Within the grim economic times we are now facing, however, programs focusing on music and the arts are often the first to face the budgetary axe. This is particularly the case when music is regarded as a luxury that may be done without, rather than as an integral element of healthy, thriving cultures.
In Japan, the ruling Democratic Party has introduced legislation that is poised to do away with nearly the entire package of government funding that now serves as the backbone for orchestral music programs throughout the country. In response, the community of orchestral musicians and fans has mobilized to encourage supporters to e-mail the government asking for reconsideration of the proposal.
I received information about this effort from violinist Aska Kaneko, a Tokyo and midwestern U.S.-based acoustic and electric violinist who performs around the world as a soloist and in collaboration with numerous artists. Her ethereal style, technical brilliance, and clearly spiritual influences have mesmerized me during live performances on many occasions. A genre-defying performer whose roots are in classical and orchestral music, Aska is therefore one example of a talent that may never have been born were it not for the existence of orchestral music as a genre in her native Japan. (Several videos of Aska performing with the Argentinian/Japanese jazz ensemble Gaia Cuatro may be seen on the group's website here.)
I am translating the text of the circulated e-mail below in the spirit of encouraging solidarity amongst common struggles.
The Democratic Party, in its redistribution of current projects, appears likely to either cancel or drastically reduce funding for orchestral music and all pursuant activities beginning next fiscal year.
This will result in the nationwide cancellation of nearly all concerts scheduled for next year, as well as the abolishing of orchestra-related projects such as workshops for children.
The most disturbing result of the proposed action is that almost all orchestras in Japan would effectively be shut down altogether. In reality, professional orchestras and wind symphonies in Japan are now only able to survive because of the support that they receive from the government and corporations--and even then, it is a tight squeeze. These are not showy affairs; they are simple productions that have been put together on a small budget, and thanks to the hard work of many committed individuals.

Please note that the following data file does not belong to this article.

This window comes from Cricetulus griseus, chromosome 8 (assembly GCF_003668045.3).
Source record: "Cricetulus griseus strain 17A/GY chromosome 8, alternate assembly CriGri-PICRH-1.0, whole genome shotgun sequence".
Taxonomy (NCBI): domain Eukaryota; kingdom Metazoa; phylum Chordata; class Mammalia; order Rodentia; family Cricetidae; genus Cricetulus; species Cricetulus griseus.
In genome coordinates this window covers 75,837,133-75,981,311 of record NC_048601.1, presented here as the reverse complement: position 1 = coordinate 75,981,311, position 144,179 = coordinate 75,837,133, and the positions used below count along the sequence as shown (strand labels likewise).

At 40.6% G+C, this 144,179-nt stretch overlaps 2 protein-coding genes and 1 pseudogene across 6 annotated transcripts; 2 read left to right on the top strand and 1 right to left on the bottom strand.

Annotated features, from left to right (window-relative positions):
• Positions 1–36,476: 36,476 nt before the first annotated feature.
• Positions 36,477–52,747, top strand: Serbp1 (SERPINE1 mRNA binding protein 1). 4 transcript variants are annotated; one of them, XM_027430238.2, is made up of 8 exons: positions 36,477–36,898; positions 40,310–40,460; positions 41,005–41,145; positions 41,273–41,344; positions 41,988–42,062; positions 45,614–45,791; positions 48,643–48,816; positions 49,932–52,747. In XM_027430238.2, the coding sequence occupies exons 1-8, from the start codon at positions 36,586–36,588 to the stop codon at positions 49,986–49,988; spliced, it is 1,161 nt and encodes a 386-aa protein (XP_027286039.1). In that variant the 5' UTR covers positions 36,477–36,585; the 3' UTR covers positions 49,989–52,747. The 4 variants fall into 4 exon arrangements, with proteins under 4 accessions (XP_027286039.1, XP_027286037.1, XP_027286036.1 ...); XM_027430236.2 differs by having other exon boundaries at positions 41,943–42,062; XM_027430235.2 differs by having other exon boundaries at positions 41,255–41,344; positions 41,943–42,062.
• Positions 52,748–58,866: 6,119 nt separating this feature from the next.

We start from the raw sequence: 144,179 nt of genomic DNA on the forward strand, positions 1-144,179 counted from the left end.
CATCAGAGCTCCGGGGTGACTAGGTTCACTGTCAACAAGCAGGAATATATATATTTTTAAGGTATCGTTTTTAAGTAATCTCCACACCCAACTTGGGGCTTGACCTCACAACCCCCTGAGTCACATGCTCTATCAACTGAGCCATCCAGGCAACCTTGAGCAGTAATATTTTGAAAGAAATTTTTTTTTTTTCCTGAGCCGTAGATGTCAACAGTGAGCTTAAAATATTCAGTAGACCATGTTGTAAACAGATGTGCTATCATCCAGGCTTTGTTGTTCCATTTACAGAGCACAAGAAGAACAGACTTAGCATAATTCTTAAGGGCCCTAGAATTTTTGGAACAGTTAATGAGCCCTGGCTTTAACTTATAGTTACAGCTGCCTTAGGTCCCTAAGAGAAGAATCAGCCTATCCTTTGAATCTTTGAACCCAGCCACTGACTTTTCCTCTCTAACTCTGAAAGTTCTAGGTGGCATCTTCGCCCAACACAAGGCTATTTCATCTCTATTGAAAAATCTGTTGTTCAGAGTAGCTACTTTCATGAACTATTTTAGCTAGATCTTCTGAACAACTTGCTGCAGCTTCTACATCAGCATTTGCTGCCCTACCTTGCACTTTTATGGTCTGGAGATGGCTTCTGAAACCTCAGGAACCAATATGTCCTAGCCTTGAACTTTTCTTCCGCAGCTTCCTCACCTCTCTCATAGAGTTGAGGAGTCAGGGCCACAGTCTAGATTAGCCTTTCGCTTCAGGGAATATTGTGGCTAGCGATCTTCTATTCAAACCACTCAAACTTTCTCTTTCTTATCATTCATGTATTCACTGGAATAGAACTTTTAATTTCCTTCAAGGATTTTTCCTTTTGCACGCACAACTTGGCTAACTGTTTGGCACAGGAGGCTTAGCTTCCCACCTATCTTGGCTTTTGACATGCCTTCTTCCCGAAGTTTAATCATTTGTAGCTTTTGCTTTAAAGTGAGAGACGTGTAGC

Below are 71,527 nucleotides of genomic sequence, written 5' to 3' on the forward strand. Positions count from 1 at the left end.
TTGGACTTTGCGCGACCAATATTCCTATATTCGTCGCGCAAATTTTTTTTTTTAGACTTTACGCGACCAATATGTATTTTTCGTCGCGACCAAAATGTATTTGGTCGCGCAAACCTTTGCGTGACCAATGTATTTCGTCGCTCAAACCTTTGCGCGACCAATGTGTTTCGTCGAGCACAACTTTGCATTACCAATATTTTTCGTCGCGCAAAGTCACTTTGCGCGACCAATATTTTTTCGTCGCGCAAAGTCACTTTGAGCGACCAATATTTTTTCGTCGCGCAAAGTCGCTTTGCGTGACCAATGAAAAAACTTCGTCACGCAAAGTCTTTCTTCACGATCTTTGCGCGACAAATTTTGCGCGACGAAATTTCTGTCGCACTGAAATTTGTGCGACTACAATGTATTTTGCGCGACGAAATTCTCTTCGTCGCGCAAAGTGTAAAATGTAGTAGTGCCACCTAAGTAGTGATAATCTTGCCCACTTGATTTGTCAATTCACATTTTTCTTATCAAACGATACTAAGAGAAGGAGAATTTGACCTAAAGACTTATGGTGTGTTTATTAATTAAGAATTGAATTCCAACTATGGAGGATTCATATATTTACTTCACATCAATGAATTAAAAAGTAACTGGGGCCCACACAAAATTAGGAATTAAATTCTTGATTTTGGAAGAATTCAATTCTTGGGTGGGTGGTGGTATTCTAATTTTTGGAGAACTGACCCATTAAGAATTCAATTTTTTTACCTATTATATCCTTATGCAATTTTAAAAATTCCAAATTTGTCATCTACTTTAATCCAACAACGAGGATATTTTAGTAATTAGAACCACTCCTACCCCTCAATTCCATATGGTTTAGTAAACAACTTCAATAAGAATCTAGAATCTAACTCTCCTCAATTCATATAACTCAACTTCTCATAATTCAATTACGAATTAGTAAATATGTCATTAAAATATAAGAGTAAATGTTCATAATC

If government funding is reduced and orchestral projects subsequently canceled, entire orchestras will be forced to fold and many individuals will immediately lose their jobs. Realistically, only two orchestras would survive throughout the entire country. Moreover, those who stand to lose their livelihoods are not only orchestral conductors and musicians: also threatened are management staff, administrators, and eventually the staff of the music halls that would inevitably incur deficit balances once orchestras stopped performing.
When one sector goes into decline, other areas are automatically influenced as well. There exists a real danger, therefore, that the arts as a whole stands to be erased in Japan altogether. As a result, several committed individuals are now working extremely hard in order to ensure the protection of this cultural sphere.
We would like to ask for your understanding and support in regard to our efforts. Specifically, we are asking that e-mails be sent to the Agency for Cultural Affairs. We appreciate your taking time from your busy schedule in order to support this effort, which seeks to help politicians, program administrators, government officials, and others understand the importance of music and the arts.
While this sector may not be economically profitable—and its benefits not immediately apparent—it is something that we believe is necessary for our lives.
- Kimberly Hughes